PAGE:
Three Correct Ways To Deal With Knob & Tube Wiring

Knob & Tube Wiring

Knob and Tube Wiring

Most certainly, if you have purchased a grand old home with knob and tube wiring, you know that you will need to address this antiquated wiring method. Depending on what you, the home owner, wants to accomplish there are three ways to deal with knob & tube wiring:

If the home is your “forever” home, complete replacement of the existing knob & tube wiring with a wiring system designed to the latest Electrical Safety Code standards is the right choice. The knob and tube wiring and the highly likely additions and alterations are better served by removal and rewiring to the most current electrical code requirements. Rewiring an existing home is much more complex than a new home build, but with the right team, it can be accomplished in a very professional manner. A competent, licensed electrical contractor will have on his team an insulation specialist. Attic work always disturbs the insulation and its integrity must be preserved. Another team member will be a interior carpenter/finisher that can dismantle and replace trim pieces and repair/repaint access holes so the home will look like no one has worked in it. It is unwise to employ a contractor that does not provide this turnkey service because the successful rewiring project does require teamwork. Rewiring does not have to be done all at once, but can be done in conjunction with other major renovations as long as your insurance company will allow it.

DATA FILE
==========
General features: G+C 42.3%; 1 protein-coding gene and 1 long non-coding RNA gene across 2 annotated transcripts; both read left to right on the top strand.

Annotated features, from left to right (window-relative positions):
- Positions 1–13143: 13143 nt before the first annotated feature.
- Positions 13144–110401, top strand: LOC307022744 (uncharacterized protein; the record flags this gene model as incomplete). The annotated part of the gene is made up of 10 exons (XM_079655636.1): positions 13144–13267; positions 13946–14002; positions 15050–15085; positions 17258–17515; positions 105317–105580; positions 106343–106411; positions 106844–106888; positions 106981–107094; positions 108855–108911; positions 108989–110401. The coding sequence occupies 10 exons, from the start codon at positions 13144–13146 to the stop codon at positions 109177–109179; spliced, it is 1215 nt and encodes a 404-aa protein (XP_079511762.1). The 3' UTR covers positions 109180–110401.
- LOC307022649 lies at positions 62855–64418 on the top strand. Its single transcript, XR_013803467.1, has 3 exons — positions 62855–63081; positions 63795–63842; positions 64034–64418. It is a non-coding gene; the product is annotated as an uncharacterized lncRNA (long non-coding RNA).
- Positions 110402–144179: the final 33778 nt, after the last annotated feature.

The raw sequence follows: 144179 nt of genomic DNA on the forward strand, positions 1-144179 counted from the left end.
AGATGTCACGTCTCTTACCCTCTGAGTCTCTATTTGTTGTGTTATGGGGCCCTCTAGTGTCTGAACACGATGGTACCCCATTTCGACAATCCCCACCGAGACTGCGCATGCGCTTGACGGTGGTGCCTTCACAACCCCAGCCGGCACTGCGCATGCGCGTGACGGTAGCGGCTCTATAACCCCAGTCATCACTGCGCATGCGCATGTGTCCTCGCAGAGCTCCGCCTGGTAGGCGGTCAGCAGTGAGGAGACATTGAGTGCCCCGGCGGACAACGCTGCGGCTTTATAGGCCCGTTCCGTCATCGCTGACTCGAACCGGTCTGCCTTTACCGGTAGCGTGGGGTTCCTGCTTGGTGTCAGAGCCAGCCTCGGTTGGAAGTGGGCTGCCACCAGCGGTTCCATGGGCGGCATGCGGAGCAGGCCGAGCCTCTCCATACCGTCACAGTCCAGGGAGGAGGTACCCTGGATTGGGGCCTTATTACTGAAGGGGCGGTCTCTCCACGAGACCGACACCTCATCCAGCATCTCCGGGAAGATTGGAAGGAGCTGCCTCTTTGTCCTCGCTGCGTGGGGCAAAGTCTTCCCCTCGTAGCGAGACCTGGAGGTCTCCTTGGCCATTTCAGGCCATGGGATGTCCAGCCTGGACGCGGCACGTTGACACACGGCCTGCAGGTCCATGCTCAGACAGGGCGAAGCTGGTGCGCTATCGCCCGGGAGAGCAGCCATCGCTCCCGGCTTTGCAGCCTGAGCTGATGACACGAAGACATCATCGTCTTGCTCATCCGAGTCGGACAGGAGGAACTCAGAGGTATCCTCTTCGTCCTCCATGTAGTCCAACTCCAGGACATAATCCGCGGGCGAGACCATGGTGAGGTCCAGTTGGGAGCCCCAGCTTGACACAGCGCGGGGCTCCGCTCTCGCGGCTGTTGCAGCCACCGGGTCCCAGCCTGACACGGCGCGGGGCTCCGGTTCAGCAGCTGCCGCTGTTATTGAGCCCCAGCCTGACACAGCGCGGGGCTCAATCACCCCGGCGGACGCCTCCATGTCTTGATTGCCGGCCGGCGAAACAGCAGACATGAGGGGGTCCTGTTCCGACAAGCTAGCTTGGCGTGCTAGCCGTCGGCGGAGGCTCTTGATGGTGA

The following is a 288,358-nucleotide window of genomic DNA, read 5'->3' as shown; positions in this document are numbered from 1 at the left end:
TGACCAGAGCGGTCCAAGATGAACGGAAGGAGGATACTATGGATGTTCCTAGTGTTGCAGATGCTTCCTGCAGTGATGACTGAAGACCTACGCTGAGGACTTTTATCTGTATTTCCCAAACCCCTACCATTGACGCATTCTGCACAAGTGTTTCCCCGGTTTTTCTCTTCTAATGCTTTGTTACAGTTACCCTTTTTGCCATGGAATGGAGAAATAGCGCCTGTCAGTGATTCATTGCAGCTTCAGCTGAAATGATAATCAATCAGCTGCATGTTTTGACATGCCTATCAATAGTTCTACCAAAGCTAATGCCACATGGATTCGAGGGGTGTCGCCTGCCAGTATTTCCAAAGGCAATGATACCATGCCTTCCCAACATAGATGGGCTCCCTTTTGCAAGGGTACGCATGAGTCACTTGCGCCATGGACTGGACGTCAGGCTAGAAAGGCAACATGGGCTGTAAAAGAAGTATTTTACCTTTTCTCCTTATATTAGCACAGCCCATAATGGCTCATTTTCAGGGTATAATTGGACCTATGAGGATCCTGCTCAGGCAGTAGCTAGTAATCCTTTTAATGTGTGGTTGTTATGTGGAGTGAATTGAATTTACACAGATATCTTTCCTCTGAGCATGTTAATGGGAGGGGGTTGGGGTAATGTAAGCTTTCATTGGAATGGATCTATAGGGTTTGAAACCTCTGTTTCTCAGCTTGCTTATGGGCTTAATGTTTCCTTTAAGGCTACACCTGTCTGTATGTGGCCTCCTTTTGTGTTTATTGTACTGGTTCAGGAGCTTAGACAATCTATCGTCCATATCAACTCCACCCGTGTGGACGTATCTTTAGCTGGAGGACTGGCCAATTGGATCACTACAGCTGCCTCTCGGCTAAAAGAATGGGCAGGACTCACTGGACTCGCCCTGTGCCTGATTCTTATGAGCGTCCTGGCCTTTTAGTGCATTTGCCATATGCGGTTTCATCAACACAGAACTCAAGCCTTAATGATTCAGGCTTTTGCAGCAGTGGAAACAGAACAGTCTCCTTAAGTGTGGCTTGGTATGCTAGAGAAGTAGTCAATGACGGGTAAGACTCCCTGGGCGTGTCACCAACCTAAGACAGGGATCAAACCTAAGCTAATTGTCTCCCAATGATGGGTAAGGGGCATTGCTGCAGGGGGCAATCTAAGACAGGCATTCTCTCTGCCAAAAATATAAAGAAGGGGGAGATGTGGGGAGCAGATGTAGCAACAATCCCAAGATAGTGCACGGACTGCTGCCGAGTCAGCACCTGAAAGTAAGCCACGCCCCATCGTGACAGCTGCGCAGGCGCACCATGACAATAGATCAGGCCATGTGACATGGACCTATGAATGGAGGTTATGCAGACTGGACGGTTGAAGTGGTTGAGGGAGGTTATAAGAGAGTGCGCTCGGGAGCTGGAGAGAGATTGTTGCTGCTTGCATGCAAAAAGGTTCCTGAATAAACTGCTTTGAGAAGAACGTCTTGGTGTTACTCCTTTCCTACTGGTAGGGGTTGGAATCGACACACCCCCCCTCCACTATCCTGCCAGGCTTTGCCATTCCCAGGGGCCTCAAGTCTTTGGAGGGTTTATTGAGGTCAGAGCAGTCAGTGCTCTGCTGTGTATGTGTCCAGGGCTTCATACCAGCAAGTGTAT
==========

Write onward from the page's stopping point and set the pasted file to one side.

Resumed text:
If you are only interested in making the home insurance compliant for immediate safety or resale you can replace the existing knob & tube like-for-like. This will not provide an upgraded wiring system that is conducive to modern wiring requirements, but all the hazards of knob & tube will be removed. Your licensed electrical contractor will still require his other team members to properly complete this project.

Finally, if your only interest is immediate safety, the Electrical Safety Code has prescriptive methods for adapting existing knob & tube wiring to GFCI protected circuits. Before deciding on this method you must be aware that this method is NOT accepted by many insurance companies and no warranty would be available regarding the compliance of the wiring. You must find out if your insurance company will accept this method and beware that subsequent owners’ insurance may not accept it. No sense throwing good money after bad.

All three methods require an Electrical Safety Authority permit to be taken out for the work done. 

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